Welcome back to Monochromes, a Friday mini-series wherein Curbed delves deep into the internet’;s photographic annals, resurfacing with an armful of old black-and-white photos of architecture and interior design. Have a find you want to share? Hit up the tipline; we’;d love to hear from you.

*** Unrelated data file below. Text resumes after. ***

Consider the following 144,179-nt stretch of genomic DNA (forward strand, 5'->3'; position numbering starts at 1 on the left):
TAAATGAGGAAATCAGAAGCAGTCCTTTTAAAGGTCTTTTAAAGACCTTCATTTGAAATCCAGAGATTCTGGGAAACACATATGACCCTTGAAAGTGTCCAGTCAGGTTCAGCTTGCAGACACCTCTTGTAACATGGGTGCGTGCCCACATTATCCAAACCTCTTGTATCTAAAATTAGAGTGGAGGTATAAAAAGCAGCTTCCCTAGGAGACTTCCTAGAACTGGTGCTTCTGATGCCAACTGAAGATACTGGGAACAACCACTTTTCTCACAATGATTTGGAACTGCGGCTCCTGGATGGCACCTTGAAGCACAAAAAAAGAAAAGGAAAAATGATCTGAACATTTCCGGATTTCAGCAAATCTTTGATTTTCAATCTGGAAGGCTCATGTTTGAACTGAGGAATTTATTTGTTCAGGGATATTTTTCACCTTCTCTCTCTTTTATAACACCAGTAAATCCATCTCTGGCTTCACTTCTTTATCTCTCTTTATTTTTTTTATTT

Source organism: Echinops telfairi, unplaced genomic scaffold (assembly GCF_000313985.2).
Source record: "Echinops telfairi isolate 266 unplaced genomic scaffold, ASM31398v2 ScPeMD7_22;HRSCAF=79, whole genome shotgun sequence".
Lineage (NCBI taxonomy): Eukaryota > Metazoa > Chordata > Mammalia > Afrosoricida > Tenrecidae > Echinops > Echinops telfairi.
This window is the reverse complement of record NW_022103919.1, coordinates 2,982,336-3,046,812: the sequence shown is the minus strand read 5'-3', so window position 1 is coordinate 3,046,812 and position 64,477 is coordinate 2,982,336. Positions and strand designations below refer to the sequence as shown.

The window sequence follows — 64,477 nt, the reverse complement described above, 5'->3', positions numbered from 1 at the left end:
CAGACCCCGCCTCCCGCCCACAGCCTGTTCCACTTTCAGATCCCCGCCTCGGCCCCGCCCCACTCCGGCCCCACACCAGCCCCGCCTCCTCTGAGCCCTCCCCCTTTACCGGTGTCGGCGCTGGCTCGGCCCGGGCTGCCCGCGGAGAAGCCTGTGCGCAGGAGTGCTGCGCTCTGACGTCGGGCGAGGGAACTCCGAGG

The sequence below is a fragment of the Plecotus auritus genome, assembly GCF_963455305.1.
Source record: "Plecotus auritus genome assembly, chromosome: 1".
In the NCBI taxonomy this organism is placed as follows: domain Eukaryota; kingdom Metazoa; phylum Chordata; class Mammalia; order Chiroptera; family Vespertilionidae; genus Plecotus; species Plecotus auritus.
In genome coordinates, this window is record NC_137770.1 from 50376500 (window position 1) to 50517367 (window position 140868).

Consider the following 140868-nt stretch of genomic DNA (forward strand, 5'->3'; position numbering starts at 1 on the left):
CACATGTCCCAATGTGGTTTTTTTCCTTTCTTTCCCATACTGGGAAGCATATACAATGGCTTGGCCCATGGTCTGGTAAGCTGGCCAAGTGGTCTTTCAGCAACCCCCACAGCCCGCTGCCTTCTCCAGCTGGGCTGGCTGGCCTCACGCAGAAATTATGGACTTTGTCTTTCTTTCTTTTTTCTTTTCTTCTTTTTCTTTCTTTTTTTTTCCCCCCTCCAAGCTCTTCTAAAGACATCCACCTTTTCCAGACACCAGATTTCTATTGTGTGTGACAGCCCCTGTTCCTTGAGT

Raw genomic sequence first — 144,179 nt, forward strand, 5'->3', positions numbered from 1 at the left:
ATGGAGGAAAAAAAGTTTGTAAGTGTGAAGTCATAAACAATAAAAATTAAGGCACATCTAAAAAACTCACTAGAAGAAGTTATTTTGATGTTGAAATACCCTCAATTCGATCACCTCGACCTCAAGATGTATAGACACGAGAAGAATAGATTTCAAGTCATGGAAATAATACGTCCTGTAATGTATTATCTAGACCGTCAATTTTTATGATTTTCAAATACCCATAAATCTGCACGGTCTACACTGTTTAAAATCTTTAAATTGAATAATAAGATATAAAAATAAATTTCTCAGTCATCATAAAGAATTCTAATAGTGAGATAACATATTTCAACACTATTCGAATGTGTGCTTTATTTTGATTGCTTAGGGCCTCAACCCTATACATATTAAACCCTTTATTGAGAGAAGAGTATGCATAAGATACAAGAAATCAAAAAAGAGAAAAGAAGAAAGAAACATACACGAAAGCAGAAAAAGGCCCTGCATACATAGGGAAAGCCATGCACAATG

Cuba’;s architecture is a fascinating mix of influences, from the patios and fountains introduced by the Spanish colonizers in the 16th-century, to the cathedrals built in the simplified baroque style that caught on in 1700s, to the neoclassical theaters and colonnaded avenues of the early 1800s. As if that weren’;t enough, beginning in the 1920s, many swanky art deco and tropical deco buildings went up around the country, and a number of whimsical mock-castles were built. This historic architecture has remained all but untouched for decades, but thanks to the huge shift in U.S.-Cuba relations that began last month, tourism to Cuba is certain to increase, and hopefully preservation efforts will ramp up too. Below, a selection of archival building photographs from the University of Miami’;s expansive collection, all taken between the late 19th and early 20th centuries.